For Immediate Release
Contact: Jasmine Banks, 202-238-9088, firstname.lastname@example.org
(Washington, DC, March 1, 2023) – The American Humanist Association denounces comments made by New York City Mayor Eric Adams yesterday that alarmingly blurred the line between church and state during an interfaith breakfast event in Manhattan.
Speaking before the assembled crowd, Mayor Adams stated:
“Don’t tell me about no separation of church and state. State is the body. Church is the heart. You take the heart out of the body, the body dies. I can’t separate my belief because I’m an elected official. When I walk, I walk with God. When I talk, I talk with God. When I put policies in place, I put them in with a God-like approach to them. That’s who I am.”
Earlier in the same speech, Adams claimed that, “[W]hen we took prayers out of schools, guns came into schools.” He later concluded his remarks by stating, “And so today we proclaim that this city, New York City, is a place where the mayor of New York is a servant of God.”
American Humanist Association Executive Director Nadya Dutchin joined similarly-minded organizations like Americans United in denouncing the Mayor’s statements as flagrantly anti-democratic.
“Interfaith leaders have condemned religious nationalism as incompatible with democracy,” said Dutchin. “It is appalling, though hardly shocking in this political moment, that Mayor Adams would betray the trust of his constituents by asserting that belief in god has any place in governance and public policy.”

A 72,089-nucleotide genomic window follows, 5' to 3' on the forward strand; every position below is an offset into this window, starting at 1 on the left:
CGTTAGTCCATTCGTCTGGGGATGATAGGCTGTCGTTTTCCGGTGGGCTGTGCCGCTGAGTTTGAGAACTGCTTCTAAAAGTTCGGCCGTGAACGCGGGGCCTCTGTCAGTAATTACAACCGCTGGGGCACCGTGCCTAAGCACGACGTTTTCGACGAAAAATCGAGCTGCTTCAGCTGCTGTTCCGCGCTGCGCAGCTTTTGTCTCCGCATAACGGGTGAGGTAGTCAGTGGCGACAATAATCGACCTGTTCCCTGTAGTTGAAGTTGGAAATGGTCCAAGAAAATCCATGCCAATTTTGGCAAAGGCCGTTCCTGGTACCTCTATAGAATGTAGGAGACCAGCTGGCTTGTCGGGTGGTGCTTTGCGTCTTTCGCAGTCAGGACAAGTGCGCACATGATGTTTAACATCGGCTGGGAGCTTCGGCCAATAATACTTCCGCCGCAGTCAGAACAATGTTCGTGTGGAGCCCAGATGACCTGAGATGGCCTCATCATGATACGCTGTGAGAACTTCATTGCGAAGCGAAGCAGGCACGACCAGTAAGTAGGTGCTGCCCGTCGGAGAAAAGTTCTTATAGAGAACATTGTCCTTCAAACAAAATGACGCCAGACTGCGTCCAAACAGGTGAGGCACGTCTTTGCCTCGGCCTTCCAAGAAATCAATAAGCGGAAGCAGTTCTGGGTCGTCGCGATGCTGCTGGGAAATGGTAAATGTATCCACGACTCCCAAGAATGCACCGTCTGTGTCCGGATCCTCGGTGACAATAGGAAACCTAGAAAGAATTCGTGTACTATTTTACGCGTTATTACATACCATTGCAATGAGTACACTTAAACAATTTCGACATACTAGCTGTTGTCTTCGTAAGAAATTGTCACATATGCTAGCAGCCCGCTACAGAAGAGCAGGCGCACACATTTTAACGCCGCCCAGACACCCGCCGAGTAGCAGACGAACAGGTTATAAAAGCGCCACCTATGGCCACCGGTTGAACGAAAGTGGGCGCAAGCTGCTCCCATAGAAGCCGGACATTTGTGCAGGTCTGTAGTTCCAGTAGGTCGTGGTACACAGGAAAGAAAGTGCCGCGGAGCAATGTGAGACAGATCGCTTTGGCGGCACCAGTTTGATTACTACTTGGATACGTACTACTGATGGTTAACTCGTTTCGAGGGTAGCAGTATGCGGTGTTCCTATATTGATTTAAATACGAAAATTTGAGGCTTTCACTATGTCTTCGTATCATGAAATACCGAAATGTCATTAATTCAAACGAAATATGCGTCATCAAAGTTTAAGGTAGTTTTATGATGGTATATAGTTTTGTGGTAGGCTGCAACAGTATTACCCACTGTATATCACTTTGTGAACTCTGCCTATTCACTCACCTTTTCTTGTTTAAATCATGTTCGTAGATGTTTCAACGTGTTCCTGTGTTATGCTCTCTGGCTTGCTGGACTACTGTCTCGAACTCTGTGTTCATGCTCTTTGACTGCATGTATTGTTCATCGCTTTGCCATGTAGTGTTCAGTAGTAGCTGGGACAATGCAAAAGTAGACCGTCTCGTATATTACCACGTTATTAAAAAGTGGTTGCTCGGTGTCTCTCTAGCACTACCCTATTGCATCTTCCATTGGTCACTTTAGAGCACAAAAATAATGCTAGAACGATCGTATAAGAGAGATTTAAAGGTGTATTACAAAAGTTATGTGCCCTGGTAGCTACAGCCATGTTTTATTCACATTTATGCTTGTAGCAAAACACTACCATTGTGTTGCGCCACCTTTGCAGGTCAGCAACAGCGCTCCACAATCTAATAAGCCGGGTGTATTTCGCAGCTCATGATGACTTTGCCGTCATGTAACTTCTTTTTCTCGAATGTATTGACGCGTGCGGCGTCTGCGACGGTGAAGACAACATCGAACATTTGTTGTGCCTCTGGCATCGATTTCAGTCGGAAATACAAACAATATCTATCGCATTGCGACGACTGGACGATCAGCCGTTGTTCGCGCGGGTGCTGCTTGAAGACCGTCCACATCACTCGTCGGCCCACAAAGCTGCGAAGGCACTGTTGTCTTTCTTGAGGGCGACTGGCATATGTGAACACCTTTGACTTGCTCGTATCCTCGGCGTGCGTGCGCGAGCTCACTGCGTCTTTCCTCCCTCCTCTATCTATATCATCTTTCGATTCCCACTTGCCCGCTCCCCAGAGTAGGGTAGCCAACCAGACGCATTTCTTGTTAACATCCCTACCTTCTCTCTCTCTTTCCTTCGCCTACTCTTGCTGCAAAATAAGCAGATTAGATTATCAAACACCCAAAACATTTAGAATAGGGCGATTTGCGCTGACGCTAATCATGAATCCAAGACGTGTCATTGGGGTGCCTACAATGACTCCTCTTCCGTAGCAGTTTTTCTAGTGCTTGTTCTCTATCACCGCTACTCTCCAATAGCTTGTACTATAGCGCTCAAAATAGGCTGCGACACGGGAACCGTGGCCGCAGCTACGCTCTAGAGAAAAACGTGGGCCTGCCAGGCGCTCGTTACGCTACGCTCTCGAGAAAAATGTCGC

Dutchin continued, “These comments are a slap in the face to non-religious New Yorkers who have not just a constitutional but a moral right to live free from sectarian, oppressive religious influence. Mayor Adams should immediately clarify his remarks and affirm his commitment to the separation of church and state, or he risks leaving his constituents to wonder whether Christian Nationalism has run amok at City Hall.”
The American Humanist Association is committed to a pluralistic society where both freedom of religion and freedom from religion are the bedrock of progress. Whether one derives their ethics and morality from belief in a god or belief in the greater good of their fellow humans, governance free from religious influence must be maintained to bring about a progressive society that is respectful to, and dignified for all.
The American Humanist Association (AHA) works to protect the rights of humanists, atheists, and other nontheistic Americans. The AHA advances the ethical and life-affirming worldview of humanism, which—without beliefs in gods or other supernatural forces—encourages individuals to live informed and meaningful lives that aspire to the greater good of humanity. Learn more at www.americanhumanist.org